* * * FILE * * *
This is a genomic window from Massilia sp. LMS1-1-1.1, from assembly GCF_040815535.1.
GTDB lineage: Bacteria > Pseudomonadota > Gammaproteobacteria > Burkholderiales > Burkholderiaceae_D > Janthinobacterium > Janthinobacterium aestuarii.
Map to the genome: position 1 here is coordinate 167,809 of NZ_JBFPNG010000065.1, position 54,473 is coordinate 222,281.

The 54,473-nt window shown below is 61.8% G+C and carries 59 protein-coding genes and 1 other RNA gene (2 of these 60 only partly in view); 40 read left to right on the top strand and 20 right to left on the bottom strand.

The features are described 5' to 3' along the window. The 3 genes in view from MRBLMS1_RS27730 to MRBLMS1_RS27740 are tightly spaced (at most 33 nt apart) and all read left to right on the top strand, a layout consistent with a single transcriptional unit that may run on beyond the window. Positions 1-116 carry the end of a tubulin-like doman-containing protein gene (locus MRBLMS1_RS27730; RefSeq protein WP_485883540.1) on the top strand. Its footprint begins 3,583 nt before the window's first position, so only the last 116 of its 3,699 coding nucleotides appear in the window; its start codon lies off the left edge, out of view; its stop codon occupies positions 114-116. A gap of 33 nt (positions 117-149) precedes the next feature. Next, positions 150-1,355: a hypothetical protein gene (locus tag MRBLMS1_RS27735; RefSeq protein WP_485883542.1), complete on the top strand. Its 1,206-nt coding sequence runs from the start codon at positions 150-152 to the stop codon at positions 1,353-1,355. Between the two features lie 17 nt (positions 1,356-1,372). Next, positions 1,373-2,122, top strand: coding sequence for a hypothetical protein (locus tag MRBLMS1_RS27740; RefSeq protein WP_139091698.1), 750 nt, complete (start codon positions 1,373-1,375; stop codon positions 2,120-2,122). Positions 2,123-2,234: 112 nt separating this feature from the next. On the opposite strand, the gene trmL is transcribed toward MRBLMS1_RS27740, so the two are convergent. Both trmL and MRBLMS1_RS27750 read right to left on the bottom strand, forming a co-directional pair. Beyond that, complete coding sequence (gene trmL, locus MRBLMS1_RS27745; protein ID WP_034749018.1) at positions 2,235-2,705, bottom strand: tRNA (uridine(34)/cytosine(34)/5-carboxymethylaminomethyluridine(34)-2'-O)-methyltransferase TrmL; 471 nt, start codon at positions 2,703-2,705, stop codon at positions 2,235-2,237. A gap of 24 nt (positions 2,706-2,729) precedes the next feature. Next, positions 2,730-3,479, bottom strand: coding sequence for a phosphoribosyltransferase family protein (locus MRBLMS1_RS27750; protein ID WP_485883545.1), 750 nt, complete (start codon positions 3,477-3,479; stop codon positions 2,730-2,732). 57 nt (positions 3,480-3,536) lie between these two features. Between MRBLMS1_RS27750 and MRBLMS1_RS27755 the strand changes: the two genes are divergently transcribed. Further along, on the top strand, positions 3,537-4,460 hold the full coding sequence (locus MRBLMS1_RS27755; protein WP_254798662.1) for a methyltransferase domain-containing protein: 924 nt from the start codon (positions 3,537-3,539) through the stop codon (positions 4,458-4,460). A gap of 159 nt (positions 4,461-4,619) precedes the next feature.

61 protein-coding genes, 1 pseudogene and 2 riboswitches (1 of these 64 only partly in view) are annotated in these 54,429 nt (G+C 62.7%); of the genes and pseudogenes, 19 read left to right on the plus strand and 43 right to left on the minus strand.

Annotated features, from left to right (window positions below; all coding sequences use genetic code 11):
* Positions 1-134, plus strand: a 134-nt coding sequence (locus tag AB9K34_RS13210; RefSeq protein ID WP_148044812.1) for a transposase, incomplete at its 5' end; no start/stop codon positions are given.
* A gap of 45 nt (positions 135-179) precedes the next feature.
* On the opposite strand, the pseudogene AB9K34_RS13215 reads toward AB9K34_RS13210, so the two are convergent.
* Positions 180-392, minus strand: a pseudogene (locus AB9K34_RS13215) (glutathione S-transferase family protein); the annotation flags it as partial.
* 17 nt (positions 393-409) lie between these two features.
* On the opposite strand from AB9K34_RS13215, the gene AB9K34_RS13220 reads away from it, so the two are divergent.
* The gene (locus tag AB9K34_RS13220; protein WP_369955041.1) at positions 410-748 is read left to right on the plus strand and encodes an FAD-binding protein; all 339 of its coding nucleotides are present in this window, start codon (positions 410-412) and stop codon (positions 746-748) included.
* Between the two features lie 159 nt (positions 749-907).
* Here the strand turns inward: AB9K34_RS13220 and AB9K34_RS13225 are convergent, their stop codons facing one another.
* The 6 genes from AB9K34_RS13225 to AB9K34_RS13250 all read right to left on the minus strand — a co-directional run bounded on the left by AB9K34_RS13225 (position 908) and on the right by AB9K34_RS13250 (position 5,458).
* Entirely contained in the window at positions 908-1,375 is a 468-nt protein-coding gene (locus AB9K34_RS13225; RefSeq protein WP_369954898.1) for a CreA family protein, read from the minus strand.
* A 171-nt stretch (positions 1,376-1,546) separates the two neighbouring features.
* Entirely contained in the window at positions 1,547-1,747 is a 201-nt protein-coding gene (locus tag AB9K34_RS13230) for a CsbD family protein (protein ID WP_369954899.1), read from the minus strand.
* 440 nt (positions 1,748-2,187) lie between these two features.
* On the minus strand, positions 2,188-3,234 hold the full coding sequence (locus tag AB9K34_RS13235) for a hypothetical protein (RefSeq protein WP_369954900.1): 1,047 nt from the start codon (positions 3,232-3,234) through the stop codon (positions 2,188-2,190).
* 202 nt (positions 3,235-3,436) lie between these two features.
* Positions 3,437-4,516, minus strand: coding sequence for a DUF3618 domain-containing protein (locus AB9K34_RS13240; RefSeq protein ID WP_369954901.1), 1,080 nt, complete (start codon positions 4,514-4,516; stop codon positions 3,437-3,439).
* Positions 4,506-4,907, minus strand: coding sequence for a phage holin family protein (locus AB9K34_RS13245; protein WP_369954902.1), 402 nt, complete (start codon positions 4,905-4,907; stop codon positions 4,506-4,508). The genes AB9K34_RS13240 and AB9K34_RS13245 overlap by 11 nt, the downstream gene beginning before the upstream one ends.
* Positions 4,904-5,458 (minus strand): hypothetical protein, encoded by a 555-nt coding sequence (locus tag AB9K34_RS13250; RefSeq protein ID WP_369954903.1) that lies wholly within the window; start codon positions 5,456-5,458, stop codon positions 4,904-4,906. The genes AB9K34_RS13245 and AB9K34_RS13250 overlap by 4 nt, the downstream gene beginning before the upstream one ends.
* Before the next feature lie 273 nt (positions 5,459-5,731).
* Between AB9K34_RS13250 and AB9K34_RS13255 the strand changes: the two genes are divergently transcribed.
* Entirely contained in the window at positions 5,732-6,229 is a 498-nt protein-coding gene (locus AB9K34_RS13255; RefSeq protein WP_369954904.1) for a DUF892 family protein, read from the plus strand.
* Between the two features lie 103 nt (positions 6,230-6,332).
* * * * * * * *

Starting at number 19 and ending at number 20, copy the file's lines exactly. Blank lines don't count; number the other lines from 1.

* A 171-nt stretch (positions 1,376-1,546) separates the two neighbouring features.
* Entirely contained in the window at positions 1,547-1,747 is a 201-nt protein-coding gene (locus tag AB9K34_RS13230) for a CsbD family protein (protein ID WP_369954899.1), read from the minus strand.